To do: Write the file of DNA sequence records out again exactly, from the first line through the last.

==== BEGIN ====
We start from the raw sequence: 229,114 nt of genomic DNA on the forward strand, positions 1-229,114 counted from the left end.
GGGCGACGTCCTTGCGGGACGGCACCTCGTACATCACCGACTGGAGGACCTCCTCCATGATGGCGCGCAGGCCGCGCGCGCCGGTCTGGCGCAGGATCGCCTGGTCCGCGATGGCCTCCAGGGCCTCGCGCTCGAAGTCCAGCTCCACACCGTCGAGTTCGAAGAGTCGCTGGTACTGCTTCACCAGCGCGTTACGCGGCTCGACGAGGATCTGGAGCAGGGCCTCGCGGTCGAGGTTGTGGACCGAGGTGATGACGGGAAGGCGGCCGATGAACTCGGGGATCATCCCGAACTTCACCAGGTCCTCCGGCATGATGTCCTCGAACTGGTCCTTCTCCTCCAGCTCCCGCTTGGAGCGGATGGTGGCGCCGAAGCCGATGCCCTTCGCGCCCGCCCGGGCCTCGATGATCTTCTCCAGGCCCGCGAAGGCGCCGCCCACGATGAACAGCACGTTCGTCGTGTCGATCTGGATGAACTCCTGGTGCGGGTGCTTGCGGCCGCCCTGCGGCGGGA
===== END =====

We start from the raw sequence: 229,114 nt of genomic DNA on the forward strand, positions 1-229,114 counted from the left end.
GGGCGACGTCCTTGCGGGACGGCACCTCGTACATCACCGACTGGAGGACCTCCTCCATGATGGCGCGCAGGCCGCGCGCGCCGGTCTGGCGCAGGATCGCCTGGTCCGCGATGGCCTCCAGGGCCTCGCGCTCGAAGTCCAGCTCCACACCGTCGAGTTCGAAGAGTCGCTGGTACTGCTTCACCAGCGCGTTACGCGGCTCGACGAGGATCTGGAGCAGGGCCTCGCGGTCGAGGTTGTGGACCGAGGTGATGACGGGAAGGCGGCCGATGAACTCGGGGATCATCCCGAACTTCACCAGGTCCTCCGGCATGATGTCCTCGAACTGGTCCTTCTCCTCCAGCTCCCGCTTGGAGCGGATGGTGGCGCCGAAGCCGATGCCCTTCGCGCCCGCCCGGGCCTCGATGATCTTCTCCAGGCCCGCGAAGGCGCCGCCCACGATGAACAGCACGTTCGTCGTGTCGATCTGGATGAACTCCTGGTGCGGGTGCTTGCGGCCGCCCTGCGGCGGGA